While number of proteins responsible for structural integrity of the mechanosensory bundle of the inner ear hair cells has been identified, how most of these proteins contribute to mechano-electrical transduction is still unknown. Also unknown is whether the lack or modification of MET contributes to the development of deafness and/or vestibular disorders that result from mutations of hair bundle proteins. The goal of the current project is to determine the role of the myosin XVa-based stereocilia elongation complex in mechanotransduction. In homozygous shaker 2 mice (Myo15sh2/sh2), a recessive point mutation in the motor domain of myosin XVa prevents normal localization of this protein to the tips of stereocilia, resulting in abnormally short stereocilia. According to our preliminary data, cochlear outer hair cells of young postnatal Myo15sh2/sh2 mice possess numerous obliquely oriented "tip links" and apparently normal mechanotransduction. In contrast, Myo15sh2/sh2 inner hair cells have equally short stereocilia without any obliquely oriented tip links, but with numerous "top-to-top" links perpendicular to the core of stereocilia. In spite of their abnormal morphology, Myo15sh2/sh2 inner hair cells have a prominent transduction current with "wild type" nanoampere-scale amplitude but abnormal directional sensitivity and no rapid Ca2+dependent deactivation, known as "fast adaptation". The central hypothesis of the proposal is that the myosin XVa- based stereocilia elongation complex is not required for mechanosensitivity of hair cells but may affect directional sensitivity and adaptation of mechanotransduction. This study will determine: 1) the role of myosin XVa in directional sensitivity of the hair bundle;2) localization of known molecular components of stereocilia links in the myosin XVa-deficient hair bundles;3) the role of myosin XVa and its molecular partner, whirlin in the fast adaptation of the transduction current. This study represents a step toward my long-term goal to understand how the hair cells acquire and maintain mechanosensitivity in normal and pathological conditions. Apart from being important for understanding the basic mechanisms of hair cell mechanotransduction, this study will establish how developmental abnormalities of stereocilia growth may affect the transduction machinery. This project will also be the first to study mechanotransduction during restoration of the hair bundle morphology and/or tip links in mammalian cochlear hair cells. Finally, our study will provide a wealth of data on hair cell function in shaker 2 and whirler mice, the animal models for DFNB3 and DFNB31 hereditary deafness in humans. This research is relevant to public health because it investigates exactly how sensory cells of the inner ear acquire and maintain mechanosensitivity in normal and pathological conditions. Our experimental results will help scientists to better understand, prevent, and develop treatments for developmental abnormalities in the sensory cells of the inner ear, which lead to congenital deafness.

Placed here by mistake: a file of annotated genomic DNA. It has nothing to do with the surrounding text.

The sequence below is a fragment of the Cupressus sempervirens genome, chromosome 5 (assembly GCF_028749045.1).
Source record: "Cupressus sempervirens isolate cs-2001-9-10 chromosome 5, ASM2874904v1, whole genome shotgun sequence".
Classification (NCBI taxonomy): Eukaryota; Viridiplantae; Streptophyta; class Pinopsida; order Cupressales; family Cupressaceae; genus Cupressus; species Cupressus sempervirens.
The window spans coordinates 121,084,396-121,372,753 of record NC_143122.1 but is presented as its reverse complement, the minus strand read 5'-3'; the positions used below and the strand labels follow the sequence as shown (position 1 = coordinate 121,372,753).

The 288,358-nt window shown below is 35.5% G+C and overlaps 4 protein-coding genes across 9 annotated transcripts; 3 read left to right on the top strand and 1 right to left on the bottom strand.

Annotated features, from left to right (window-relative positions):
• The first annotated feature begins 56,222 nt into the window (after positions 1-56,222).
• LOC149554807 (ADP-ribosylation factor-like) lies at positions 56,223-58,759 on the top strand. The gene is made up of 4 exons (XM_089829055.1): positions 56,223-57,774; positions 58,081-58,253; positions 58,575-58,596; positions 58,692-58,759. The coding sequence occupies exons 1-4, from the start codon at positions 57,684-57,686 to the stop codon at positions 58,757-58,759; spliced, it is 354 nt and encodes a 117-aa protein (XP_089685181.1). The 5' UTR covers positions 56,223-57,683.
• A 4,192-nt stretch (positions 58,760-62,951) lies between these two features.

This research is relevant to public health because it investigates exactly how sensory cells of the inner ear acquire and maintain mechanosensitivity in normal and pathological conditions. Our experimental results will help scientists to better understand, prevent, and develop treatments for developmental abnormalities in the sensory cells of the inner ear, which lead to congenital deafness.
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